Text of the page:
Economy

What Business Trips Will Cost in 2014

Planning to travel to visit clients next year? It's not going to get any cheaper

Written by Deborah Aarts

Planning a business trip any time soon? Don’t expect to get a bargain.

According to the 2014 Travel Price Forecast issued by Carlson Wagonlit Travel (CWT), hotels, airlines and ground transport providers will up their rates in the year to come. And in some instances, the change will be dramatic.

“While we expect moderate price increases worldwide next year, there are some notable exceptions,” explains Christophe Renard, vice-president of CWT Solutions Group. “Emerging markets such as Argentina could experience far higher increases in 2014 due to high projected GDP growth and significant inflationary increases.”

Here are some highlights of what you can expect to shell out:

Air travel

When it comes to airfare, experts expect flights to Latin America and the Asia-Pacific region to increase the most, with a 4 percent price surge forecasted in each region. Particularly pricey destinations are Argentina (13%), Venezuela (8%) and China 7%.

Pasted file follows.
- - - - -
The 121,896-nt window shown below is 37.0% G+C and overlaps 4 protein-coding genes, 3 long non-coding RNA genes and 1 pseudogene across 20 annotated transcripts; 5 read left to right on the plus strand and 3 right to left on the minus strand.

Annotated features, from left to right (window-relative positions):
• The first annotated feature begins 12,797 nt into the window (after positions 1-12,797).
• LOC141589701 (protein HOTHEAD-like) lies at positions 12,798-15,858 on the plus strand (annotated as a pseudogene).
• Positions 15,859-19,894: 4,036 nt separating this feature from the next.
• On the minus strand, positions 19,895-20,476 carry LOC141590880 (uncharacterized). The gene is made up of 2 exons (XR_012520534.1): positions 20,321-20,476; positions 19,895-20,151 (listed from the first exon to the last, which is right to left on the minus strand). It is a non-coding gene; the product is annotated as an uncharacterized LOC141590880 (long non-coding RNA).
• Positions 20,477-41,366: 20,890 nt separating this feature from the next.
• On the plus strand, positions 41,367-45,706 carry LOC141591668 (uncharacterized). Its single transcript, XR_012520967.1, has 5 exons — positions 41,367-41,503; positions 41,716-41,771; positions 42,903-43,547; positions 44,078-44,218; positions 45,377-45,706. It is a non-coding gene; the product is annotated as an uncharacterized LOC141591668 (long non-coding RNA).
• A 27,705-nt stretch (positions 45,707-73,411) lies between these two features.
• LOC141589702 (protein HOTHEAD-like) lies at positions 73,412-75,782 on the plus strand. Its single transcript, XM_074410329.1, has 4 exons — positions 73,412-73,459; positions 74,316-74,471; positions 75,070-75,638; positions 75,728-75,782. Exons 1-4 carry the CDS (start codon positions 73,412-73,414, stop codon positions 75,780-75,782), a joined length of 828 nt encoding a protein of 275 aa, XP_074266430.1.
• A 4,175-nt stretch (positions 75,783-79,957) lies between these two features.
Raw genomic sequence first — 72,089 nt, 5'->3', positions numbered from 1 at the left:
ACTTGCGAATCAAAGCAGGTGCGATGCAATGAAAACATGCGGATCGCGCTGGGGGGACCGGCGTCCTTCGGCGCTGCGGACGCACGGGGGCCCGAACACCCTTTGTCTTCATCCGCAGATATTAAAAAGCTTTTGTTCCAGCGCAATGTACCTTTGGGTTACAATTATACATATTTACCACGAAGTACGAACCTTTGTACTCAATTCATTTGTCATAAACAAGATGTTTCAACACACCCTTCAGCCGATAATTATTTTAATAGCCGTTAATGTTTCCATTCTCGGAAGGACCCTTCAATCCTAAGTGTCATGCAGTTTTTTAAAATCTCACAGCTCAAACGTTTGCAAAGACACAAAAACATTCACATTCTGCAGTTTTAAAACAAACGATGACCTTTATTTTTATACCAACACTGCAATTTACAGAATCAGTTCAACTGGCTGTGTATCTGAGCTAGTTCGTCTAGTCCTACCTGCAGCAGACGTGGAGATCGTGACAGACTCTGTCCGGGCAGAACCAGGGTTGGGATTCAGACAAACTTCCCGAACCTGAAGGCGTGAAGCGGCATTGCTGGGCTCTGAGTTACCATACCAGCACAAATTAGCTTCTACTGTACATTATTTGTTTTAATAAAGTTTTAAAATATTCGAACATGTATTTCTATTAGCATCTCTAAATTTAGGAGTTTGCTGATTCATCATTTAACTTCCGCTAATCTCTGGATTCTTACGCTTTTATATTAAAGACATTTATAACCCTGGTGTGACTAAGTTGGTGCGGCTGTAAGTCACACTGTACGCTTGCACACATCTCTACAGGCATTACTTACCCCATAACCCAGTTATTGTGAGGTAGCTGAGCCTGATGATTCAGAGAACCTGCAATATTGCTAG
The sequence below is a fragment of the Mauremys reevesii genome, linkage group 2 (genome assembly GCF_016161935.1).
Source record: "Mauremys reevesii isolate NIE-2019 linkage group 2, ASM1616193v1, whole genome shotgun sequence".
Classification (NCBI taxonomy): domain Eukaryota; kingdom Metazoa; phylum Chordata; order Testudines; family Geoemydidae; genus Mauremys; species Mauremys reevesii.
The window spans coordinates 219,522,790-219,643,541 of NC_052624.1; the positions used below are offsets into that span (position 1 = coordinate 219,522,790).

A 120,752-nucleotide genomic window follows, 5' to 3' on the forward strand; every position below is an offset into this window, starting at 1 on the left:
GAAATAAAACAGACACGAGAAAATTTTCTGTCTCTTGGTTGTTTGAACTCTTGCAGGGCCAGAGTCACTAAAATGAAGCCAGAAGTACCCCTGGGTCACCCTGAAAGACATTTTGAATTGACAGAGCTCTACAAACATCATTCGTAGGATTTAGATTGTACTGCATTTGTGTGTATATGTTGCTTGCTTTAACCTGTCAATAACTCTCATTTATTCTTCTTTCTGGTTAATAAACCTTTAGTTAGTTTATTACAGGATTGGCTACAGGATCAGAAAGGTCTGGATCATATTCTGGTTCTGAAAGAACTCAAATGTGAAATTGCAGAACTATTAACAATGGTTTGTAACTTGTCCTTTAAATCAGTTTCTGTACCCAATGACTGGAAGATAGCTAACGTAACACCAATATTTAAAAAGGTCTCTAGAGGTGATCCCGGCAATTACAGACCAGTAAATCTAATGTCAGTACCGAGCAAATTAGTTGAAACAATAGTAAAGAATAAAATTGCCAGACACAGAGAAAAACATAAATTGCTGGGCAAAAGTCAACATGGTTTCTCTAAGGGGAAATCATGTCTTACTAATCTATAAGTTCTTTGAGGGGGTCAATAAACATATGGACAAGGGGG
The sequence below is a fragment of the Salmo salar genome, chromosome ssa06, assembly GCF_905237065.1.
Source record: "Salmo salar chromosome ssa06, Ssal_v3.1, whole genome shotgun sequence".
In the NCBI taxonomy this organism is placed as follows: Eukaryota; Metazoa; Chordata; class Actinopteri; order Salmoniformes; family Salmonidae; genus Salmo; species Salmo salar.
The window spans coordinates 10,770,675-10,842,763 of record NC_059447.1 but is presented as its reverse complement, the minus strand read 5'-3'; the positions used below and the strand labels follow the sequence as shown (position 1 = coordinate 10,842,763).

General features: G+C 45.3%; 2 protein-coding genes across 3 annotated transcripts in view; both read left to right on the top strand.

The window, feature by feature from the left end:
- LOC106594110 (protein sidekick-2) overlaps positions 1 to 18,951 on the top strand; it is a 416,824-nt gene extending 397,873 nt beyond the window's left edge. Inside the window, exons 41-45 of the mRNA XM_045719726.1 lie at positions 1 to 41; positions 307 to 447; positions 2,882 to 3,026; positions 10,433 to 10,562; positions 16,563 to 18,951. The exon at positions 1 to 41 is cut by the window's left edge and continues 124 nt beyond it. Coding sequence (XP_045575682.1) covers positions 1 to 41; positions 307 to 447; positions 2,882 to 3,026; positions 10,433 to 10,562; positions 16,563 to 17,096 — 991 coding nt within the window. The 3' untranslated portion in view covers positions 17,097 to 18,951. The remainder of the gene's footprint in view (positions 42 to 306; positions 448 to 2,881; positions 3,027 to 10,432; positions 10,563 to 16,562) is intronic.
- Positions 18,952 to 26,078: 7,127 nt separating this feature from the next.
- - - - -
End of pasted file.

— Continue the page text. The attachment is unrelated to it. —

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Elsewhere, air prices in Russia are expected to increase 8%, while in Germany rates will go up by more than 5%.

Within North America, the price jumps will be more moderate, with a 2.6% increase expected across the board.

Hotels

On the accommodation front, some destinations will see their highest rate increases in decades. Brazil is a hotspot; hotel rates are expected to increase by more than 8.4%, thanks largely to the FIFA World Cup in Summer 2014.

In the Middle East and Africa, experts anticipate moderate price hikes of 2.5% and 2.1%, respectively. Even with Europe’s economic woes, hoteliers on the continent will likely issue “healthy” price increases.

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In North America, rates will go up by 3.9%. That increases to 5% in the U.S., though those travelling to New York City will likely experience softened hotel prices, thanks to a boom in hotel-building there.

Ground transportation

Providers of ground transportation geared towards business travelers—think: vehicle rental agencies and commuter rail lines—will likely levy moderate price increases. In some cases, the change will be noteworthy: According to CWT, “some markets are seeing increases in car rental prices for the first time in years, and this trend could continue in the near future.” If you’re planning to rent a car in China, for instance, you can expect to pay close to 6% more.

But it’s not all price jumps. Passenger rail rates are expected to fall in both Italy and Spain—by 1.2% and 4%, respectively—as the economies of both nations struggle to rebound.

For more on the CWT forecast, click here.

Originally appeared on PROFITguide.com